In essence, YQL offers a technology similar to OData, providing an adapter layer that gives data consumers a uniform interface to data. Data providers must provide their data as an Open Data Table: or third parties can contribute adapter definitions, such as those for Foursquare, Github, and Google. The most limiting aspect of YQL is that queries must run through Yahoo’s own servers.


Infochimps is another data market place and commons, founded by Strata speaker Flip Kromer.

Infochimps makes its data available either as downloadable data sets, or accessible via an API. For an example of commercial data available on Infochimps, check out the Twitter Census Conversation Metrics, which counts the occurrence of URLs, hashtags and Smileys used over a year in Twitter.


A previous Strata Gem covered the use of Wikipedia as training data, but there’s more than just free text content inside Wikipedia: many articles contain structured information. DBPedia is a community led project to extract this structured information and make it available on the web.

DBpedia offers a variety of data sets, covering entities such as cities, countries, politicians, films and books. The data is available as dumps, queryable online or available as crawlable linked data in RDF format.

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  • Erik Hooder

    Get a load of how Government 2.0 is working:

  • Also check out Factual — we’re an open platform that hosts hundreds of thousands of datasets in dozens of categories. We recently launched local data for more than 14 million US businesses, and for millions of businesses in the UK, Japan, Italy, Indonesia, and Australia. We also have premium datasets in a variety of other categories (health, education, entertainment, government). Feel free to check out and play around with our data, which you can do either through our JavasScript or server-side APIs.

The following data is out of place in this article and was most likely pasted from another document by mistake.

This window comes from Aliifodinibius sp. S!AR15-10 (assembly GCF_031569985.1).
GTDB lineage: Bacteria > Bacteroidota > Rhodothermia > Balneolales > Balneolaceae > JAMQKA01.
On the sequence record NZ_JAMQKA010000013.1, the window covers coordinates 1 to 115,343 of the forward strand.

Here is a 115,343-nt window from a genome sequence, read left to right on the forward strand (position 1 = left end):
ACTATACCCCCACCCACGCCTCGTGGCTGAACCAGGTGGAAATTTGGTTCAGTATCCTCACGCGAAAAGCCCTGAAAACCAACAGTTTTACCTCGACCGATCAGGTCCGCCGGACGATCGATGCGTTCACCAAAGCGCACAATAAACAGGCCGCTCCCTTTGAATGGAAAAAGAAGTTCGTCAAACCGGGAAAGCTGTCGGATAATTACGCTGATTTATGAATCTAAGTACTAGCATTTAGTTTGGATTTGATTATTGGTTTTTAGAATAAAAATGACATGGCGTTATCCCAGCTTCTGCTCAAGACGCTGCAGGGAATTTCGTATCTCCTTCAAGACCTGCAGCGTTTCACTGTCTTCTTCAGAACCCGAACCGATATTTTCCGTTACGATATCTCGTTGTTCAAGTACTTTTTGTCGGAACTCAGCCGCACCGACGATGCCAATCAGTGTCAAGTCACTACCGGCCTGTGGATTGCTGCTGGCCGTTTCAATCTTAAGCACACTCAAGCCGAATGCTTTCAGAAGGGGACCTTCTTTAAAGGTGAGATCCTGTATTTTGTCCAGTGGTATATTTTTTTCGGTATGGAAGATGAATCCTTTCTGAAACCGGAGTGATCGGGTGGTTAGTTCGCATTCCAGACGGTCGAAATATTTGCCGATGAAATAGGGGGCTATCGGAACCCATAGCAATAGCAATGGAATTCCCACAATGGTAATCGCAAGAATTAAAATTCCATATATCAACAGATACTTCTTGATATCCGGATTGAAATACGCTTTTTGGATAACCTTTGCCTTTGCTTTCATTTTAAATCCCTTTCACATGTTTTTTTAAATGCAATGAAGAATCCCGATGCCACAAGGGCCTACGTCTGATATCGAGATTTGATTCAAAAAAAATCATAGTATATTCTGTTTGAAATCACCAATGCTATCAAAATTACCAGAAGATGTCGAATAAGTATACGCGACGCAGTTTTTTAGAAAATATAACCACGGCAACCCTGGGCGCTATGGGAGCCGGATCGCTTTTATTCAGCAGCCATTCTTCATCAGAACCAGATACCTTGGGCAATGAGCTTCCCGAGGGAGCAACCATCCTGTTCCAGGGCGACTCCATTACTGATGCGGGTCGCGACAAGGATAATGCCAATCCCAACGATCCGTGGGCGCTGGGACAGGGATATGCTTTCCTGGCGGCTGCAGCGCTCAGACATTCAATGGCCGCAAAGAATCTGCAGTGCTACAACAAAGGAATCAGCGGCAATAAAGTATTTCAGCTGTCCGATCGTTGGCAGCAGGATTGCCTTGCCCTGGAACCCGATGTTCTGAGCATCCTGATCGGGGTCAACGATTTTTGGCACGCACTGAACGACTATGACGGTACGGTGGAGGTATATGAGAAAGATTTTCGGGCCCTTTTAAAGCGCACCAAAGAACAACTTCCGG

• A good set of references provided here, thank you.

    (One likely typo, however: I don’t think “analyses” is a real word, or if so, is misused in your first paragraph. Might update this to “analysis” instead ;-)


  • The following blog post attempts to categorize the various Data-as-a-Service offerings. It adds a few more sources and interesting initiatives in the space for those that are interested:

    Data-as-a-Service: Market Defenitions

  • There’s also CKAN, which powers and over 20 data catalogues around the world. It pulls in information about open government data from numerous sources, and is currently being used as the basis for work on a pan-European open data catalogue.


  • The Sunlight Foundation hosts the National Data Catalog, a comprehensive resource for government data across all levels: federal, state, and municipal.

  • No mention of – a community maintained catalogue with over 1500 datasets listed.

  • Structured Web

    We are using Freebase’s data dumps to showcase our technology of making information search extremely easy. Have a look: